Henry joined about a year and a half ago. At first he just charged out of the gate with huge losses every week. Then things started slowing down. Then he hit a plateau. And his weight went up a bit. And up. It went up and down. But through it all, he never stopped coming. Even when things were not going the way he wanted, he smiled and said, “Well, I’m here.” He came to meetings no matter if the scale told him good news or not.

A few months ago, we had a “Success Stories Live” event, in which we profiled several really successful members from our local group. One of Henry’s relatives was featured. At that night, he came up to me and said, “I’m going to be one of those people up there” (being featured) next year. And I saw that look of absolute determination in his face. From that night on, he just dove back into the program one hundred percent. It has been amazing to watch. Once he decided, it was pretty much all but done.

I could not be more overjoyed for him and his family. He first joined because his baby son had some medical issues. He wanted to be there to be a good role model, to provide for his family and to prevent health issues in himself. He is doing that all in such an amazing way. Add this to the face that Henry WORKS IN AN ICE CREAM STORE and also is a cake baker. Whaaa? Yes.  He is a professional baker who works in an ice cream store and he just lost 100 pounds.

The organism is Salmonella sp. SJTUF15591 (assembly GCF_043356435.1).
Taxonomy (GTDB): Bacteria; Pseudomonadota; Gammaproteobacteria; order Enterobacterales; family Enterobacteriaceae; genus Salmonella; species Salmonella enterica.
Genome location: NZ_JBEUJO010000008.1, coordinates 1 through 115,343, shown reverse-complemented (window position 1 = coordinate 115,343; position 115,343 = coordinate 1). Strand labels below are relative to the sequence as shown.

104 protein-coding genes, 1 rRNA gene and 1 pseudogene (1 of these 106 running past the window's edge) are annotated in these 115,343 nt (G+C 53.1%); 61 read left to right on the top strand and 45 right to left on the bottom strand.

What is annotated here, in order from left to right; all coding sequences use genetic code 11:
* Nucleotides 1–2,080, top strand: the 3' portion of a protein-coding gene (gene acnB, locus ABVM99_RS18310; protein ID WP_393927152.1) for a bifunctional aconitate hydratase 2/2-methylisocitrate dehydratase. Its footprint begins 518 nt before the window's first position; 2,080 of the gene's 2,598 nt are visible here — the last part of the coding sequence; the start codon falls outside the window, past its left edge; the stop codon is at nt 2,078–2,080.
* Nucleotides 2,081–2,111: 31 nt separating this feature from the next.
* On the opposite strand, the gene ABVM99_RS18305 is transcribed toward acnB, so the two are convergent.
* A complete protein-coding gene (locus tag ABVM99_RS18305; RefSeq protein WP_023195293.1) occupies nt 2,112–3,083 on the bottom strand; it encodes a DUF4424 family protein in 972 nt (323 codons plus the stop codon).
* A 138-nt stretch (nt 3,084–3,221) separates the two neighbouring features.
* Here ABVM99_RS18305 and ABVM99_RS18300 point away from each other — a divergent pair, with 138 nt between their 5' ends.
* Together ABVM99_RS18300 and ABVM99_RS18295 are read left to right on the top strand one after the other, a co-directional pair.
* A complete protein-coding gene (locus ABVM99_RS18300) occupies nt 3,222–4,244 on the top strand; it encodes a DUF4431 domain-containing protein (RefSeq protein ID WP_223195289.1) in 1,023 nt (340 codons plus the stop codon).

(side note: he actually baked the delicious wedding cake for my triathlon buddy Lily’s wedding this weekend!!!!)

It is so inspiring to have Henry sitting in our meeting room, which is one reason I think the meeting is busting at the seams, especially for a summertime meeting. We have had to bring out extra chairs the past couple of weeks, which is great. The energy is high and the contagion of his success is spreading.

Every year, Weight Watchers staff have a special event with awards and recognitions and stuff. There is a special award for leaders who have had members who have lost 100 lbs or more during the previous year. I have never gotten that award. It’s really only a small handful of leaders who do. I have looked around at those leaders and thought, those members have really stuck with it. It’s a huge milestone and it takes so much dedication and commitment. I’ve had people come in with the goal of losing 100 lbs, but at some point they have drifted off.  Henry is the first person I’ve had who has hung in there through many ups and downs. I am fully confident that he will reach his final goal this year. I’m so happy for him and proud of any part I may have played in his achieving it.

Truly one of the highlights of my Weight Watchers career.

 

Triggers, Anchors and Hill Repeats

Finally – an old fashioned blog post that isn’t a race recap! How ’bout that! I’ve been so busy lately at my newish job – which I really like – but which requires so much paperwork that often at night I am catching up on doing that rather than blogging. I’ve missed it.

Anyway, today I was having an awesome run in the cool foggy woods (we are soooooo lucky to not be in the Heat Wave) and I was mulling over a couple of things (great things to do during a run). I ended up doing several kick-ass hill repeats, which made me feel so strong and happy. And I realized that part of the reason I was doing hill repeats is that last night when I went to see President Obama (!!!!!!!!!) I ended up running into two of my triathlon coaches, Holly and Mark. It was so great to see them. We were all pumped up for this fantastic event.